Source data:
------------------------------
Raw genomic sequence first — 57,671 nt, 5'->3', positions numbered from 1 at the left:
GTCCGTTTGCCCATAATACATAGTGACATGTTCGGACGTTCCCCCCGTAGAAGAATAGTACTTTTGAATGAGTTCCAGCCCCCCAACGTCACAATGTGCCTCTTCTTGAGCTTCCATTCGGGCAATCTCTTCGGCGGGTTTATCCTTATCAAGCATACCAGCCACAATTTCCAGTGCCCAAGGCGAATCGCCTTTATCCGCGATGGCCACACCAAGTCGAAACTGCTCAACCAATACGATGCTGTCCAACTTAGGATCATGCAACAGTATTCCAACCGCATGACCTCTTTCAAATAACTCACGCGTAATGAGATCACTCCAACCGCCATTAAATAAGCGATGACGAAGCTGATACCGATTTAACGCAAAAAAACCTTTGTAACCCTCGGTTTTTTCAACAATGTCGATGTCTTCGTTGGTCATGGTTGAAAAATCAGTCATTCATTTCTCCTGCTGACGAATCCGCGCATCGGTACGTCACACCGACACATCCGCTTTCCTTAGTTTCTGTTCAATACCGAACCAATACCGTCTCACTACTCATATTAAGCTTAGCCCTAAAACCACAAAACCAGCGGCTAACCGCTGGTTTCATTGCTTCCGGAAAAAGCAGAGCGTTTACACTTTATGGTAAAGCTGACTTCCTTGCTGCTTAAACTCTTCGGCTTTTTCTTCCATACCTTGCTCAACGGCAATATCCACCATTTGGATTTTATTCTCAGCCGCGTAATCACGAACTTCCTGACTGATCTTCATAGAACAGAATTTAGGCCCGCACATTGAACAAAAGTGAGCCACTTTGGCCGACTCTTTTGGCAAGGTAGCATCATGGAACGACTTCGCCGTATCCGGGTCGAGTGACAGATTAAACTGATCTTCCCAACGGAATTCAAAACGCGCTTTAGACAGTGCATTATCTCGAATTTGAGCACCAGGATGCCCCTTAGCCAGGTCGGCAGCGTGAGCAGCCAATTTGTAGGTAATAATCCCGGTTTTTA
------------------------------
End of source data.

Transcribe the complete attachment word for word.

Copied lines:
Raw genomic sequence first — 57,671 nt, 5'->3', positions numbered from 1 at the left:
GTCCGTTTGCCCATAATACATAGTGACATGTTCGGACGTTCCCCCCGTAGAAGAATAGTACTTTTGAATGAGTTCCAGCCCCCCAACGTCACAATGTGCCTCTTCTTGAGCTTCCATTCGGGCAATCTCTTCGGCGGGTTTATCCTTATCAAGCATACCAGCCACAATTTCCAGTGCCCAAGGCGAATCGCCTTTATCCGCGATGGCCACACCAAGTCGAAACTGCTCAACCAATACGATGCTGTCCAACTTAGGATCATGCAACAGTATTCCAACCGCATGACCTCTTTCAAATAACTCACGCGTAATGAGATCACTCCAACCGCCATTAAATAAGCGATGACGAAGCTGATACCGATTTAACGCAAAAAAACCTTTGTAACCCTCGGTTTTTTCAACAATGTCGATGTCTTCGTTGGTCATGGTTGAAAAATCAGTCATTCATTTCTCCTGCTGACGAATCCGCGCATCGGTACGTCACACCGACACATCCGCTTTCCTTAGTTTCTGTTCAATACCGAACCAATACCGTCTCACTACTCATATTAAGCTTAGCCCTAAAACCACAAAACCAGCGGCTAACCGCTGGTTTCATTGCTTCCGGAAAAAGCAGAGCGTTTACACTTTATGGTAAAGCTGACTTCCTTGCTGCTTAAACTCTTCGGCTTTTTCTTCCATACCTTGCTCAACGGCAATATCCACCATTTGGATTTTATTCTCAGCCGCGTAATCACGAACTTCCTGACTGATCTTCATAGAACAGAATTTAGGCCCGCACATTGAACAAAAGTGAGCCACTTTGGCCGACTCTTTTGGCAAGGTAGCATCATGGAACGACTTCGCCGTATCCGGGTCGAGTGACAGATTAAACTGATCTTCCCAACGGAATTCAAAACGCGCTTTAGACAGTGCATTATCTCGAATTTGAGCACCAGGATGCCCCTTAGCCAGGTCGGCAGCGTGAGCAGCCAATTTGTAGGTAATAATCCCGGTTTTTA